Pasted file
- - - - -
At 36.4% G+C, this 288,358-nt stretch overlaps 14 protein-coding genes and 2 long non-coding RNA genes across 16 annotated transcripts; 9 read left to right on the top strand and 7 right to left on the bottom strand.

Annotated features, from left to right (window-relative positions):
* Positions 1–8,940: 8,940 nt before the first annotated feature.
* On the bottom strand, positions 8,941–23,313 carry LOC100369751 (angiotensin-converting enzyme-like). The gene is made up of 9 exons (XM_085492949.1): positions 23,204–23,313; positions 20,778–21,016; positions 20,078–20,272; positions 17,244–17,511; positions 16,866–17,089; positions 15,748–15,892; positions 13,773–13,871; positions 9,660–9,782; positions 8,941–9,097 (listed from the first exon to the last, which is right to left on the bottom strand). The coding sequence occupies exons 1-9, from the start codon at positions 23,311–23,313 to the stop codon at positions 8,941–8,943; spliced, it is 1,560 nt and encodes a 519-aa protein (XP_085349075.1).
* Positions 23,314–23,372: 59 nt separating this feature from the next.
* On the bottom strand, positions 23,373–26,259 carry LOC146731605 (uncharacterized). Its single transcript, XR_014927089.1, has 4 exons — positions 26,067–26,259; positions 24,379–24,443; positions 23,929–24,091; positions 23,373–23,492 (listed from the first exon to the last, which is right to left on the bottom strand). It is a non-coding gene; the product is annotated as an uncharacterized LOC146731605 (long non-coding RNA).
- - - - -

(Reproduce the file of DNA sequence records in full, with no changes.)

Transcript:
At 36.4% G+C, this 288,358-nt stretch overlaps 14 protein-coding genes and 2 long non-coding RNA genes across 16 annotated transcripts; 9 read left to right on the top strand and 7 right to left on the bottom strand.

Annotated features, from left to right (window-relative positions):
* Positions 1–8,940: 8,940 nt before the first annotated feature.
* On the bottom strand, positions 8,941–23,313 carry LOC100369751 (angiotensin-converting enzyme-like). The gene is made up of 9 exons (XM_085492949.1): positions 23,204–23,313; positions 20,778–21,016; positions 20,078–20,272; positions 17,244–17,511; positions 16,866–17,089; positions 15,748–15,892; positions 13,773–13,871; positions 9,660–9,782; positions 8,941–9,097 (listed from the first exon to the last, which is right to left on the bottom strand). The coding sequence occupies exons 1-9, from the start codon at positions 23,311–23,313 to the stop codon at positions 8,941–8,943; spliced, it is 1,560 nt and encodes a 519-aa protein (XP_085349075.1).
* Positions 23,314–23,372: 59 nt separating this feature from the next.
* On the bottom strand, positions 23,373–26,259 carry LOC146731605 (uncharacterized). Its single transcript, XR_014927089.1, has 4 exons — positions 26,067–26,259; positions 24,379–24,443; positions 23,929–24,091; positions 23,373–23,492 (listed from the first exon to the last, which is right to left on the bottom strand). It is a non-coding gene; the product is annotated as an uncharacterized LOC146731605 (long non-coding RNA).